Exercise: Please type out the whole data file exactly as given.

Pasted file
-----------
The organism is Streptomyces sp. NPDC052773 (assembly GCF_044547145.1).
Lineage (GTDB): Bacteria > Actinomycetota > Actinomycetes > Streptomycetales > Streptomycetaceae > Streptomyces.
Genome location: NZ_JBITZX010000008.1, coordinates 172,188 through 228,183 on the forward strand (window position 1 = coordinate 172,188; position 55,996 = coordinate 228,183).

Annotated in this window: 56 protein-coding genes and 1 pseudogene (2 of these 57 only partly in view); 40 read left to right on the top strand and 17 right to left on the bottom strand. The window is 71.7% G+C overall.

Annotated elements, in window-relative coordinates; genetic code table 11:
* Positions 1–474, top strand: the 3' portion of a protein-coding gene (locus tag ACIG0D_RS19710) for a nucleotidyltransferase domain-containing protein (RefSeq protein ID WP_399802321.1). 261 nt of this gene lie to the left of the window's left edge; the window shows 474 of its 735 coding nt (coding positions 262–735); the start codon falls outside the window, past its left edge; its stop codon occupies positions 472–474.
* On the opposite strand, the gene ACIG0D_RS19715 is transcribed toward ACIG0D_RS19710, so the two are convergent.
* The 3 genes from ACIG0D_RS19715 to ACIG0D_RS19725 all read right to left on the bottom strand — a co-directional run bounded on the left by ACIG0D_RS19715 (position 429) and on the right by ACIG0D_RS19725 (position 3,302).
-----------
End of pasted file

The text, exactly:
The organism is Streptomyces sp. NPDC052773 (assembly GCF_044547145.1).
Lineage (GTDB): Bacteria > Actinomycetota > Actinomycetes > Streptomycetales > Streptomycetaceae > Streptomyces.
Genome location: NZ_JBITZX010000008.1, coordinates 172,188 through 228,183 on the forward strand (window position 1 = coordinate 172,188; position 55,996 = coordinate 228,183).

Annotated in this window: 56 protein-coding genes and 1 pseudogene (2 of these 57 only partly in view); 40 read left to right on the top strand and 17 right to left on the bottom strand. The window is 71.7% G+C overall.

Annotated elements, in window-relative coordinates; genetic code table 11:
* Positions 1–474, top strand: the 3' portion of a protein-coding gene (locus tag ACIG0D_RS19710) for a nucleotidyltransferase domain-containing protein (RefSeq protein ID WP_399802321.1). 261 nt of this gene lie to the left of the window's left edge; the window shows 474 of its 735 coding nt (coding positions 262–735); the start codon falls outside the window, past its left edge; its stop codon occupies positions 472–474.
* On the opposite strand, the gene ACIG0D_RS19715 is transcribed toward ACIG0D_RS19710, so the two are convergent.
* The 3 genes from ACIG0D_RS19715 to ACIG0D_RS19725 all read right to left on the bottom strand — a co-directional run bounded on the left by ACIG0D_RS19715 (position 429) and on the right by ACIG0D_RS19725 (position 3,302).